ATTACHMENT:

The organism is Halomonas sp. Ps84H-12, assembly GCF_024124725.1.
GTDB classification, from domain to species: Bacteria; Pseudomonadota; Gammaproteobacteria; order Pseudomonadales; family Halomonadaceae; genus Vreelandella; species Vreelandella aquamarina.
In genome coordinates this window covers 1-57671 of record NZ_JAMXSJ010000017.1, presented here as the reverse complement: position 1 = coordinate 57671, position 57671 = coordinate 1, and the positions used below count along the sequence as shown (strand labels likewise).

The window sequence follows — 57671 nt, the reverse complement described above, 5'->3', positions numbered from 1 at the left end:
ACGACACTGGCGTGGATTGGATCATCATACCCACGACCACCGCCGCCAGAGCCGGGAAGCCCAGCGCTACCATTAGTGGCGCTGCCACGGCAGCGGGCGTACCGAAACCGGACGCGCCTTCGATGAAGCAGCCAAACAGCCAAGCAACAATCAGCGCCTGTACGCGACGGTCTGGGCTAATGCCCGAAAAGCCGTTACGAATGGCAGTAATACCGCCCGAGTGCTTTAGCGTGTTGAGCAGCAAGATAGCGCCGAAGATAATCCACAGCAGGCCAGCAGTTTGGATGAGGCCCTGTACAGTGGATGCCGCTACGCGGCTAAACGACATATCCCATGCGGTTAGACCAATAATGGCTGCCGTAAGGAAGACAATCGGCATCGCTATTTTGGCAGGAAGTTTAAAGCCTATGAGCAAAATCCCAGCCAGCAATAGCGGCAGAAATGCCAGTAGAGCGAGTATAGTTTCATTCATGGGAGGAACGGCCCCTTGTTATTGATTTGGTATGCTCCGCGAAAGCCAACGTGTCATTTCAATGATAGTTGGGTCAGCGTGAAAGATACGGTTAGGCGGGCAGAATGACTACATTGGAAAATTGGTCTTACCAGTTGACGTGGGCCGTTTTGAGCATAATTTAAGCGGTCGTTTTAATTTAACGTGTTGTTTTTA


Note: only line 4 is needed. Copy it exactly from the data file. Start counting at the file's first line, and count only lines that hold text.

The window sequence follows — 57671 nt, the reverse complement described above, 5'->3', positions numbered from 1 at the left end: